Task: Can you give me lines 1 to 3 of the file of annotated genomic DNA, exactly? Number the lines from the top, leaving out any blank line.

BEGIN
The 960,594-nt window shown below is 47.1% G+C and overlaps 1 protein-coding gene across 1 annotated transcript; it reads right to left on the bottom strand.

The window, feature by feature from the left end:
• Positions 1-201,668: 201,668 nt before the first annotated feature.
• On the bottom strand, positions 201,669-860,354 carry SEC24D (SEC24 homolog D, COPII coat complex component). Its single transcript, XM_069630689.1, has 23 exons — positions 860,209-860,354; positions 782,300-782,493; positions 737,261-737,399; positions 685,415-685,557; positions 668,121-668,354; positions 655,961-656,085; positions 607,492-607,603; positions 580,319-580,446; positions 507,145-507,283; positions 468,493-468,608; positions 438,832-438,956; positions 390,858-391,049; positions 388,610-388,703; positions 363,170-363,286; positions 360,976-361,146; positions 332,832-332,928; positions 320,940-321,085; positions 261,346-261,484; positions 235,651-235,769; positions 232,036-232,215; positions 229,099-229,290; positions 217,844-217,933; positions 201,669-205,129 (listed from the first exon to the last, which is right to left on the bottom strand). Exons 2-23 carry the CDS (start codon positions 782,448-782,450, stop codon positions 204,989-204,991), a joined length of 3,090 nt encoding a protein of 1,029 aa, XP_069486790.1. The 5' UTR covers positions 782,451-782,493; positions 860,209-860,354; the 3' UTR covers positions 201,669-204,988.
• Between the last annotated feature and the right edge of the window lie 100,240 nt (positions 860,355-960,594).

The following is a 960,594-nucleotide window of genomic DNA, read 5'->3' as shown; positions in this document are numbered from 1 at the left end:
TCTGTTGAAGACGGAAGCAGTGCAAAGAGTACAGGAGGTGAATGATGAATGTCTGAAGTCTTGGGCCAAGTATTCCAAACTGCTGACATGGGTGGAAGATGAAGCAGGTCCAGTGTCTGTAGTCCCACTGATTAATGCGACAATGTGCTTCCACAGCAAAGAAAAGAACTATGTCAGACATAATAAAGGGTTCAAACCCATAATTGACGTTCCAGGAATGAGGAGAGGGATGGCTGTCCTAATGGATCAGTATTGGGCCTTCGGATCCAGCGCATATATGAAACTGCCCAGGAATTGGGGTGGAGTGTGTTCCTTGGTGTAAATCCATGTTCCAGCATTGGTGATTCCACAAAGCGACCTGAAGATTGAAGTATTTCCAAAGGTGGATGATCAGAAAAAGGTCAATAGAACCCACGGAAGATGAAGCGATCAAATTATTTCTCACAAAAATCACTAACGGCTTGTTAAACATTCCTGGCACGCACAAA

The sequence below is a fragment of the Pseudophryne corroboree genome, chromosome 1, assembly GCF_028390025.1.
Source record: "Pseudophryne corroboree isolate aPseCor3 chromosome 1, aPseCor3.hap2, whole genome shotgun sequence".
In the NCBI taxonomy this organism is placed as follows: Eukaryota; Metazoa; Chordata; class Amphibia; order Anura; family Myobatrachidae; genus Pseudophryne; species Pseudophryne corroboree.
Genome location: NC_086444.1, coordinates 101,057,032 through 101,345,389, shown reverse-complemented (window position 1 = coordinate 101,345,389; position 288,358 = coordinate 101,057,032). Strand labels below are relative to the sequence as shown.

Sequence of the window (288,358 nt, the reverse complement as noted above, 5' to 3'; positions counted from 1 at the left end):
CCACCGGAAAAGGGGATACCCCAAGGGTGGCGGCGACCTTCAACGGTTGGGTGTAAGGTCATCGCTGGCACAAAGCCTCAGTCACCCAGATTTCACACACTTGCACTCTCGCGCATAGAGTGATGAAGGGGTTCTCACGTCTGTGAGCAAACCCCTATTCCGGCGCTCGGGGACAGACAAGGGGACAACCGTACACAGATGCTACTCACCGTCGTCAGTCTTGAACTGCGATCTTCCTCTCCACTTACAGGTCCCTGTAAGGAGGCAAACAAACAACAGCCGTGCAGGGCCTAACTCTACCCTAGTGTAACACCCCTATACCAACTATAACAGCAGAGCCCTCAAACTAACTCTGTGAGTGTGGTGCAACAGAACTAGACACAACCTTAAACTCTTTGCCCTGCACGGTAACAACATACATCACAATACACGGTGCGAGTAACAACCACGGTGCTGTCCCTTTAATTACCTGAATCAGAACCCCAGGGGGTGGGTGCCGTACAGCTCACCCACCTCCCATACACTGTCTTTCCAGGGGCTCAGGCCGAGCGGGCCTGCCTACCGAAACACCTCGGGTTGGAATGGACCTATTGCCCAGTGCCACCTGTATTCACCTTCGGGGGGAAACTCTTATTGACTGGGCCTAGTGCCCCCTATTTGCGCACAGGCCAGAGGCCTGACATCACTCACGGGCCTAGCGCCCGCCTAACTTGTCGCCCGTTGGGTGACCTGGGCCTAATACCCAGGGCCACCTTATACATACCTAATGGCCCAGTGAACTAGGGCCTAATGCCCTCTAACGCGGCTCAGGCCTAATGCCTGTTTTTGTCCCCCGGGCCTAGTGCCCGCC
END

The 960,594-nt window shown below is 47.1% G+C and overlaps 1 protein-coding gene across 1 annotated transcript; it reads right to left on the bottom strand.

The window, feature by feature from the left end:
• Positions 1-201,668: 201,668 nt before the first annotated feature.